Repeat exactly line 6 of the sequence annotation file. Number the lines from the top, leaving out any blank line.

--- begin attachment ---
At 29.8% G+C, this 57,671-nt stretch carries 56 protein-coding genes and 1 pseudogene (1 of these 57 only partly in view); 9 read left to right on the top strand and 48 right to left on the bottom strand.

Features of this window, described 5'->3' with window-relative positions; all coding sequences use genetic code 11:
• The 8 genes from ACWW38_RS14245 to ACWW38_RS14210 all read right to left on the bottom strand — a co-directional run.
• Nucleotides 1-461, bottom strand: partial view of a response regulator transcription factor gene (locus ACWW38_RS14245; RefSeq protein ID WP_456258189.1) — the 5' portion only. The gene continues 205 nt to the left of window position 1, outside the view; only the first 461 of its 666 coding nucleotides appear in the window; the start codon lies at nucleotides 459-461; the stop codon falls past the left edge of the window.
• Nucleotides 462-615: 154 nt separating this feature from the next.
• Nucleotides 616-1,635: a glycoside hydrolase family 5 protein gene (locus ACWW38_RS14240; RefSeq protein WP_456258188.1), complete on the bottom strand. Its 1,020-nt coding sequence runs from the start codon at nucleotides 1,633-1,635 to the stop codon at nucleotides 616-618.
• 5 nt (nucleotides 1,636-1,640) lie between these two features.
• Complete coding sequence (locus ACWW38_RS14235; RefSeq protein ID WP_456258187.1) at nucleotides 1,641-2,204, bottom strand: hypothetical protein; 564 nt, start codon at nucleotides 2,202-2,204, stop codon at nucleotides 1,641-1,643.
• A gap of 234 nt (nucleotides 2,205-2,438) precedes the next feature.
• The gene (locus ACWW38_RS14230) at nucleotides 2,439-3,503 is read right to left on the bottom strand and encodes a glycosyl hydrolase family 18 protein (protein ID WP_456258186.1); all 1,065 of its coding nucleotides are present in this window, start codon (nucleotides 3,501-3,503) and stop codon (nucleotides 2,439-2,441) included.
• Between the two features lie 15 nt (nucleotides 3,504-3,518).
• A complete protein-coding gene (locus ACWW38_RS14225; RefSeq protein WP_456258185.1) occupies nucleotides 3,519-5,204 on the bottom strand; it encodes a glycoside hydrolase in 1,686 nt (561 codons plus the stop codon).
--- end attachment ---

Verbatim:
• Nucleotides 616-1,635: a glycoside hydrolase family 5 protein gene (locus ACWW38_RS14240; RefSeq protein WP_456258188.1), complete on the bottom strand. Its 1,020-nt coding sequence runs from the start codon at nucleotides 1,633-1,635 to the stop codon at nucleotides 616-618.